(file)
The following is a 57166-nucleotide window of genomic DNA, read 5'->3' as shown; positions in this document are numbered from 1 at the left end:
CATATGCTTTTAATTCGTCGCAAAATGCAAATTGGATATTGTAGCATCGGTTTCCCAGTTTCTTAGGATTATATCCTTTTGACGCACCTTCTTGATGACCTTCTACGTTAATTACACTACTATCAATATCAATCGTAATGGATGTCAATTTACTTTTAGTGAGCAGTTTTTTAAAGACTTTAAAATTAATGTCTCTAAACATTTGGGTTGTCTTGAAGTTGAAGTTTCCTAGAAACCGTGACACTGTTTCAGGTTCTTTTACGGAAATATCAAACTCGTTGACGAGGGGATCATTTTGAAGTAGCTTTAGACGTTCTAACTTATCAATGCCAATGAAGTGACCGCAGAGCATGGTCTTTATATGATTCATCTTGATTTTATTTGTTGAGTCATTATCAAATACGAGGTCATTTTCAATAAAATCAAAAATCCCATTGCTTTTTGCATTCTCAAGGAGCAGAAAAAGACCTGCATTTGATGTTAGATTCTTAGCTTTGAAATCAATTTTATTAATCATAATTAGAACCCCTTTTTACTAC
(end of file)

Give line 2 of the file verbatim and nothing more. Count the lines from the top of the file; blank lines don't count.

CATATGCTTTTAATTCGTCGCAAAATGCAAATTGGATATTGTAGCATCGGTTTCCCAGTTTCTTAGGATTATATCCTTTTGACGCACCTTCTTGATGACCTTCTACGTTAATTACACTACTATCAATATCAATCGTAATGGATGTCAATTTACTTTTAGTGAGCAGTTTTTTAAAGACTTTAAAATTAATGTCTCTAAACATTTGGGTTGTCTTGAAGTTGAAGTTTCCTAGAAACCGTGACACTGTTTCAGGTTCTTTTACGGAAATATCAAACTCGTTGACGAGGGGATCATTTTGAAGTAGCTTTAGACGTTCTAACTTATCAATGCCAATGAAGTGACCGCAGAGCATGGTCTTTATATGATTCATCTTGATTTTATTTGTTGAGTCATTATCAAATACGAGGTCATTTTCAATAAAATCAAAAATCCCATTGCTTTTTGCATTCTCAAGGAGCAGAAAAAGACCTGCATTTGATGTTAGATTCTTAGCTTTGAAATCAATTTTATTAATCATAATTAGAACCCCTTTTTACTAC